Benjamin Franklin Papers
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From Benjamin Franklin to Samuel Huntington, 13 September 1781

To Samuel Huntington

LS:1 National Archives; press copy and transcript: National Archives; incomplete copy: Library of Congress

Passy, Sept. 13. 1781.


I duly received the two Letters your Excellency did me the honour of writing to me both dated the 19th. of June, together with the Letter address’d to the King, & the three Commissions with the Instructions relative to the Negociations for Peace. I immediately went to Versailles, and presented the Letter, which was graciously received. I communicated also to M. le Comte de Vergennes a Copy of your Instructions, after having decypher’d them. He read them while I was with him, and express’d his Satisfaction with the unreserv’d Confidence plac’d in his Court by the Congress2 assuring me that they would never have cause to regret it, for that the King had the Honour of the United States at Heart as well as their Welfare and Independence. Indeed this has already been manifested in the Negociations relative to the Preliminaries;3 and I have had so much Experience of his Majesty’s Goodness to us, in the Aids afforded us from time to time; and of the Sincerity of this upright and able Minister, who never promised me anything which he did not punctually perform, that I cannot but think the Confidence well and judiciously plac’d, and that it will have happy Effects.

I have communicated to Mr Adams and to Mr Jay, the Purport of your Dispatches.4 Mr Adams already had received the same.5 By the first safe Conveyance I shall acquaint the Congress with the Steps that have been taken in the Negociation.6 At present I would only say that the settling of Preliminaries meets with Difficulty and will probably take much time, partly from the Remoteness of the Mediators; so that any Relaxation of our Warlike Preparations in expectation of speedy Peace will be imprudent as it may be pernicious.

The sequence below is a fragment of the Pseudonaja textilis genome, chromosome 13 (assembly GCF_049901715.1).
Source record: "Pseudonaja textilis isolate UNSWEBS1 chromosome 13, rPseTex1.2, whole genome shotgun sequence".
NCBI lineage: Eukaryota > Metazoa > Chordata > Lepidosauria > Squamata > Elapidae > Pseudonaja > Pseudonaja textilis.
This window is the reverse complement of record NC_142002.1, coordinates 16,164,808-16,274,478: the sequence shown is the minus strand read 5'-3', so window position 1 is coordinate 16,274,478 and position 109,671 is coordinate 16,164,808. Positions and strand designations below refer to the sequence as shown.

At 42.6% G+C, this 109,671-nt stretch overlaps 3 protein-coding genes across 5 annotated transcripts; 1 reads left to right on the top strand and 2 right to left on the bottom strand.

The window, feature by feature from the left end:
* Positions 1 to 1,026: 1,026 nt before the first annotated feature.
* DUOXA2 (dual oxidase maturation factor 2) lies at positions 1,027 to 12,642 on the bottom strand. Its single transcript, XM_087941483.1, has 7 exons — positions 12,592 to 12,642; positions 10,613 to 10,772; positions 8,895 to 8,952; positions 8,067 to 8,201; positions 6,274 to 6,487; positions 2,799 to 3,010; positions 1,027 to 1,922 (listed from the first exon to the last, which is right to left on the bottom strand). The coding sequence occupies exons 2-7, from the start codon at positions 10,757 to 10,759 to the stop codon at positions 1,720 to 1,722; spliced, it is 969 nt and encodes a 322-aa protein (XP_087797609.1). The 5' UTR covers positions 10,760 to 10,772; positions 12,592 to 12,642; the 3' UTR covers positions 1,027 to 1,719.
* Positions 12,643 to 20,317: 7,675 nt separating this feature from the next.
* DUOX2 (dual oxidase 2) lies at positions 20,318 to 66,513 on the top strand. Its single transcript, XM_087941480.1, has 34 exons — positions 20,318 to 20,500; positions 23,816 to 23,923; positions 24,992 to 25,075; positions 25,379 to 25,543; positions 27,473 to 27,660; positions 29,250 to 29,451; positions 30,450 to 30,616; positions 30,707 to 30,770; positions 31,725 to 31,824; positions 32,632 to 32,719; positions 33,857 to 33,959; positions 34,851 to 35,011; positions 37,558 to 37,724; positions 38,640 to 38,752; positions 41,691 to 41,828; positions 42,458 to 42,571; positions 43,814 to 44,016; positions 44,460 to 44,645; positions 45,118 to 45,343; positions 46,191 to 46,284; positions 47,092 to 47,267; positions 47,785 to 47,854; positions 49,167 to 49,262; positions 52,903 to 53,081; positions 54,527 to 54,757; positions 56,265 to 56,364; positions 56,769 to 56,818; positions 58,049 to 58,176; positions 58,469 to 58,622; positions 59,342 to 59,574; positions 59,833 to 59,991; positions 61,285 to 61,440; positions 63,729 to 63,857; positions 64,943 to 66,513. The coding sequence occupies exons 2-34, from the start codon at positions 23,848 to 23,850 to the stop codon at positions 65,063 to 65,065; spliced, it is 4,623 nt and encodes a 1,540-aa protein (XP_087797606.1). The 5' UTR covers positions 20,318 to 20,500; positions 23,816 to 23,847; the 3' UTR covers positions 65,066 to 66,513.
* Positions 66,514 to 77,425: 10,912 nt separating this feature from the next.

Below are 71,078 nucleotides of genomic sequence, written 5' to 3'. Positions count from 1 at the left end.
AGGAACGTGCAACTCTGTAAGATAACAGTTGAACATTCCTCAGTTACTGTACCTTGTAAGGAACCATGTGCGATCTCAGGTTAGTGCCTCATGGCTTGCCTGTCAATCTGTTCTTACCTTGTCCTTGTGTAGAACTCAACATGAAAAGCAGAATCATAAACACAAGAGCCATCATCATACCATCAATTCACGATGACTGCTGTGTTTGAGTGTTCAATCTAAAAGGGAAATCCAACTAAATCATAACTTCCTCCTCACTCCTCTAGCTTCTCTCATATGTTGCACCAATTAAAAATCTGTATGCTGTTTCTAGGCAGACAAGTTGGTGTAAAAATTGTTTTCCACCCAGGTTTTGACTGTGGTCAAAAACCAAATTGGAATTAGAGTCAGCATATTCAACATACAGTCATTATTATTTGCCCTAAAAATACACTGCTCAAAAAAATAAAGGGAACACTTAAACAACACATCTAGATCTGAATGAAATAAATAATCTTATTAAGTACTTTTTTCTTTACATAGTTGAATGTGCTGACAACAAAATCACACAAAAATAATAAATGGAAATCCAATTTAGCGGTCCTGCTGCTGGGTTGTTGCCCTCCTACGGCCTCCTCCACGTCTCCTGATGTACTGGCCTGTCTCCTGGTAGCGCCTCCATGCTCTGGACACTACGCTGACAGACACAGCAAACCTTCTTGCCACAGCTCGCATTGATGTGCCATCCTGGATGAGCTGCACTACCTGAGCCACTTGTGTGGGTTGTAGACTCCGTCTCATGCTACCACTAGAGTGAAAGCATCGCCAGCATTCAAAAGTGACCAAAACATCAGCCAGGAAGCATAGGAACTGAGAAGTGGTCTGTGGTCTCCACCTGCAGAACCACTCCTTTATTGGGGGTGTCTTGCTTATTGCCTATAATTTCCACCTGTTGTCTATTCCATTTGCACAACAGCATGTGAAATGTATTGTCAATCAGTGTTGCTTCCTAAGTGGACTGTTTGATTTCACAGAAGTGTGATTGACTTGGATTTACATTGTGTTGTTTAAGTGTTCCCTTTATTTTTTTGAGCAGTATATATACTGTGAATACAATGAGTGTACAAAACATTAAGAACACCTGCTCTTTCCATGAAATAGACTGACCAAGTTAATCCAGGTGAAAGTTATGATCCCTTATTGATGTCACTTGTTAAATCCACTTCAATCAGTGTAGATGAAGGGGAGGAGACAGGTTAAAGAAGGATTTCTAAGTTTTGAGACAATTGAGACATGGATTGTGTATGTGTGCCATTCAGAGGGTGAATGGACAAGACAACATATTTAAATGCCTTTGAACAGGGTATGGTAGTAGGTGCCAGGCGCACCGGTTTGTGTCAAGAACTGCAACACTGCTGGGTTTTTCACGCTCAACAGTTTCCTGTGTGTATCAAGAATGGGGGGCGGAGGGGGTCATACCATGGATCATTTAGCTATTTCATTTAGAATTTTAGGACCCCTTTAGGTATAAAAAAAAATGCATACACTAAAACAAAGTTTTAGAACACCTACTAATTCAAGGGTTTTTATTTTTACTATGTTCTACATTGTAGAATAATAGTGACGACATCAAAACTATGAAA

I am extreamly sensible of the Honour done me by the Congress in this new Appointment. I beg they would accept my thankful Acknowledgments. And since they judge I may yet be serviceable, tho’ I had requested Leave to retire, I submit dutifully to their Determination, and shall do my utmost to merit in some Degree the favourable Opinion they appear to have of me. I am the more encourag’d in this Resolution, as within these last three Months, I find my Health & Strength considerably re-establish’d.

I wish however that a Consul General may soon be appointed, for this Kingdom: it would ease me of abundance of troublesome Business to which I am not equal, and which interferes with my more important Functions.

The King having graciously complied with my Request of Replacing the Supplies lost in the Marquis de la Fayette,7 many Hands are employ’d in providing them who work hard to have them ready and ship’d so as that they may arrive before Winter.

With the highest Respect, I have the honour to be, Sir Your Excellency’s most obedient and most humble Servant

B Franklin

P.S. The Copying machine for Mr Secretary Thomson is in hand, & will soon be finish’d & sent to him.8

To his Excellency Saml. Huntington Esqre. President of Congress.

1In WTF’s hand.

2Unless his meeting with BF took place before Sept. 7, Vergennes already knew about the peace commission; on that date he wrote to thank La Luzerne on behalf of the King for his work in convincing Congress to limit JA’s powers: Mary A. Giunta and J. Dane Hartgrove, eds., The Emerging Nation: a Documentary History of the Foreign Relations of the United States under the Articles of Confederation, 1780–1789 (3 vols., Washington, D.C., 1996–97), I, 229–32.

3Apparently BF is referring to the French rejection of the Russo-Austrian peace proposal which we discuss in our headnote to BF’s commission, June 15, above.

4BF to JA, Aug. 16 and to Jay, Aug. 20, both of which are above.

5BF apparently misread JA’s Aug. 25 reply, above. Indications are that JA did not know about the expanded peace commission until BF told him: James H. Hutson, John Adams and the Diplomacy of the American Revolution (Lexington, Ky., 1980), p. 98.

6He did so on Nov. 5: Wharton, Diplomatic Correspondence, IV, 826–7.

7See Vergennes to BF, Aug. 23.

8See our headnote to “My Ink with a Little Loaf Sugar,” July 11, as well as Huntington’s first letter of June 19.

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